It was the 30th nightly protest in downtown Montreal and I met up with thousands of protesters on the corner of Sherbrooke St. and University St. around 9:15 p.m. I carried a backpack with me, crammed with pieces of identification, extra water bottles, scarves and bandages in case things turned ugly. Except Wednesday was energetic and peaceful, and I wasn’t worried to be out on the streets reporting. It was hot out; protesters clanging pots and pans marched without incident through the downtown core.

This has become the norm in Montreal. Quebec’s tuition crisis has been a three month long affair and complex to say the least. A sea of red squares can be found on every street corner, every city bus in Montreal and beyond into the outskirts of the city. The iconic red square has been seen on Saturday Night Live on the shirts of Arcade Fire, in France at Cannes and even on individuals in Chicago and western Canada. The student movement has grown into societal discontent among more than just students, it’s spread to labour unions, older generations, families, lawyers, artists and citizens in general.

It’s sneaked its way into the homes of individuals on a worldwide scale, transcending international borders and divides. On May 22, various cities held demonstrations and events in solidarity with Quebec’s student protests. Outside the Notre Dame Cathedral in Paris, hundreds congregated to voice their discontent with the Charest government. The Occupy Wall Street Movement in New York City has come out in support of the students, holding their own protests in several areas of the city.

But the crisis coupled with the historic, controversial and questionable Bill 78 has created an environment of tension and backlash. People from all sides are tired; the government, students, protesters, police officers and citizens all caught up in what seems to be an endless and exhausting crisis.

On that Wednesday night, after three hours of following separate protests calmly move through the streets, the atmosphere changed within a matter of seconds. Marching south on St-Denis St., I was tweeting and snapping photos at the head of the protest when I spotted a line of police officers waiting on Sherbrooke – and a massive gathering of countless riot cops standing behind them. A tiny bit of apprehension gnawed at me; a warning sign.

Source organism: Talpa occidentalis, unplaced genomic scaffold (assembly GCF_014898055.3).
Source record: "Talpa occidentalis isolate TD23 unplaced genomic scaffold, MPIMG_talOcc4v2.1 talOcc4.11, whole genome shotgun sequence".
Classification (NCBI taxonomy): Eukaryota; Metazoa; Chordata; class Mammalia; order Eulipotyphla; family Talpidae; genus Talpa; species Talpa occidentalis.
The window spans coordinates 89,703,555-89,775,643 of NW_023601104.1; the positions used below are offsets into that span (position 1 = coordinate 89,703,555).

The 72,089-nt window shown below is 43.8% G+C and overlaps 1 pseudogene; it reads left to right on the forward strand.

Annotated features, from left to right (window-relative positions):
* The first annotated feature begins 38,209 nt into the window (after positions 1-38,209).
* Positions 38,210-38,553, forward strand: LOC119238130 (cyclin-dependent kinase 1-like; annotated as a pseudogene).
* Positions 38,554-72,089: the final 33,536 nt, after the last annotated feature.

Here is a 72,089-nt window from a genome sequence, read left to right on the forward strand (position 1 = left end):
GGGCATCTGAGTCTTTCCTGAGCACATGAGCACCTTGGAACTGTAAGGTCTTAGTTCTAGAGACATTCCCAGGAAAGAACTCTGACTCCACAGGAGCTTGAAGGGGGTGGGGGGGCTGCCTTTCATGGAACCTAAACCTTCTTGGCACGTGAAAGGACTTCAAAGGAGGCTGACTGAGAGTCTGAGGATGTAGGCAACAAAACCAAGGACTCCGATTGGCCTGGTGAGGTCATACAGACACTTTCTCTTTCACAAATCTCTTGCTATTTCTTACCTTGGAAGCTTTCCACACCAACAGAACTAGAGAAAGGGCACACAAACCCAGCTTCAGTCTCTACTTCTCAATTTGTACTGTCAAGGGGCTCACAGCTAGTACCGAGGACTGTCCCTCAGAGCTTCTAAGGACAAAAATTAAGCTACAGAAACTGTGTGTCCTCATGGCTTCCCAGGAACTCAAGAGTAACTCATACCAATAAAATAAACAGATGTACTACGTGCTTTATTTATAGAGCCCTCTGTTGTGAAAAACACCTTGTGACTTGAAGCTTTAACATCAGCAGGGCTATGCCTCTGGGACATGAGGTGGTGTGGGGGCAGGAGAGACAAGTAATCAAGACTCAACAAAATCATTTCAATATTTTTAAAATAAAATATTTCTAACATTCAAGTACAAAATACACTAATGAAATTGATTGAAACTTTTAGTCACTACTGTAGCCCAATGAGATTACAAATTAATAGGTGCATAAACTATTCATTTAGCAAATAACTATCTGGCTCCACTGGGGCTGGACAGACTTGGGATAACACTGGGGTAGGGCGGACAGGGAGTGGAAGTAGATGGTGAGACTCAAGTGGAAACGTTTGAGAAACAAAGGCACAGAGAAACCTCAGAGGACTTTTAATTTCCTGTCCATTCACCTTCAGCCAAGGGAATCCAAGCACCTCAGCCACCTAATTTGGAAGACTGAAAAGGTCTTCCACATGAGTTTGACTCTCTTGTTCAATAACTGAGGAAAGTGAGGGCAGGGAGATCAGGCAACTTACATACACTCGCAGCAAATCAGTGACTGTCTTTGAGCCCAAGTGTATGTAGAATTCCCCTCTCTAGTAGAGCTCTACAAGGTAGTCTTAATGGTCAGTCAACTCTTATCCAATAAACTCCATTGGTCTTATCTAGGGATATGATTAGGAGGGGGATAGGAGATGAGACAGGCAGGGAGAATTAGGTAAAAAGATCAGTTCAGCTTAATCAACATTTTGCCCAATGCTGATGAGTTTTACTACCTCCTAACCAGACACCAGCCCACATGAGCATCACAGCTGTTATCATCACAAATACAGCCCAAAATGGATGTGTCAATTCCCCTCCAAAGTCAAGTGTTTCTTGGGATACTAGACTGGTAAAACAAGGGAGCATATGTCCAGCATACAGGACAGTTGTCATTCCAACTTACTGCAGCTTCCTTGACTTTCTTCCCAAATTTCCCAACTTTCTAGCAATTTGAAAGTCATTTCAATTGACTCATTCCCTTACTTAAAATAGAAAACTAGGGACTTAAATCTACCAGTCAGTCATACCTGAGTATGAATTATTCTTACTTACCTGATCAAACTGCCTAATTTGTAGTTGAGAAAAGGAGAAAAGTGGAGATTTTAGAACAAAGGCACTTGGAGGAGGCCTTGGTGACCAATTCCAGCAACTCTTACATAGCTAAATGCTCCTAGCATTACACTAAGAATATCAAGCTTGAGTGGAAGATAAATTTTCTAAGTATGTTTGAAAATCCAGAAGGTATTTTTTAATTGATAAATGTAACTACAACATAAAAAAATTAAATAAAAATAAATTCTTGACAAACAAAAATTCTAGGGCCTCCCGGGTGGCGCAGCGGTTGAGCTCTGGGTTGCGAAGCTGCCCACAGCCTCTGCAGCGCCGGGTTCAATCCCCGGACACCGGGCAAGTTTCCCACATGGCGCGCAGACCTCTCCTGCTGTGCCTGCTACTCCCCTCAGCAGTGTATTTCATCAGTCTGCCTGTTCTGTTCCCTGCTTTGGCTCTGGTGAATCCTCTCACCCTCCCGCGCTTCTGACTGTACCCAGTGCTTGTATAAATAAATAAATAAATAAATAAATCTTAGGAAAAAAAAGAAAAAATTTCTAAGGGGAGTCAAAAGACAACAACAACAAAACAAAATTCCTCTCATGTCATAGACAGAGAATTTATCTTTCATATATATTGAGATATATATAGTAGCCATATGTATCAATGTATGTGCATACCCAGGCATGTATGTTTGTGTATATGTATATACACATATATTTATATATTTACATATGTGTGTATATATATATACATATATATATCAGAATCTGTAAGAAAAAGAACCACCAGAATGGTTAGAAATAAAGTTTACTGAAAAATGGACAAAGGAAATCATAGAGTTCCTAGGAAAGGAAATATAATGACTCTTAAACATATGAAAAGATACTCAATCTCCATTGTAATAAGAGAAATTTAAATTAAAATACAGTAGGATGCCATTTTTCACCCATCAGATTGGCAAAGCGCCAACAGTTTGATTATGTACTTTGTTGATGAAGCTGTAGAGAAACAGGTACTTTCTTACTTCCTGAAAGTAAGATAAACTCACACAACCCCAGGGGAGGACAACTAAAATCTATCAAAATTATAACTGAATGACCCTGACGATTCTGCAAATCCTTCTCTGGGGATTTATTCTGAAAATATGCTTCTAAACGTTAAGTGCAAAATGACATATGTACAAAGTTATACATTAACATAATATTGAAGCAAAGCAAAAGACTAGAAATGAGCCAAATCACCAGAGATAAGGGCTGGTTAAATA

Tweet by writer shortly before being kettled.

It happened so quickly. A weird standoff between police and protesters started and ended within five minutes. Protesters would charge, attempting to break through the line and the police would quickly respond in the same matter, sending dozens of students running in different directions. I tried to leave by going west on Sherbrooke but was met with an additional line of blue uniforms and shields. An officer not much older than me told me to move back into the middle.

Kettled. Kettling is a riot tactic that controls protesters by limiting them to a small area as police move in from all sides. It’s controversial because it forces everyone, including bystanders and law-abiding citizens, into detention and prevents them from leaving. In 2010, this crowd control method was used at the G20 summit in Toronto, enclosing hundreds people of all ages to a confined space, drawing criticism from many and spurring Toronto police to ban further use of this tactic altogether. In Germany, kettling has been challenged several times in court and has been ruled as inhumane or unlawful in many cases.

I was forced into the middle as police approached from all sides while protesters chanted in unison to remain calm and peaceful. This is a perfect example of a disadvantage of being a student journalist. We’re young. We’re students. And we’re not properly accredited. Therefore it’s difficult to be differentiated as a journalist rather than a protester. I’ve come to learn that police don’t discriminate.

It’s kind of scary to be caught in the middle, waiting to know what you’re going to be charged with and if you can leave. Fortunately I found other student journalists and we were instructed through Twitter by Canadian University Press Quebec Bureau Chief Erin Hudson and the Montreal Police to present ourselves to constable Daniel Lacourcière. It was quick and I was surprised with how helpful the Montreal Police’s media have been with young journalists.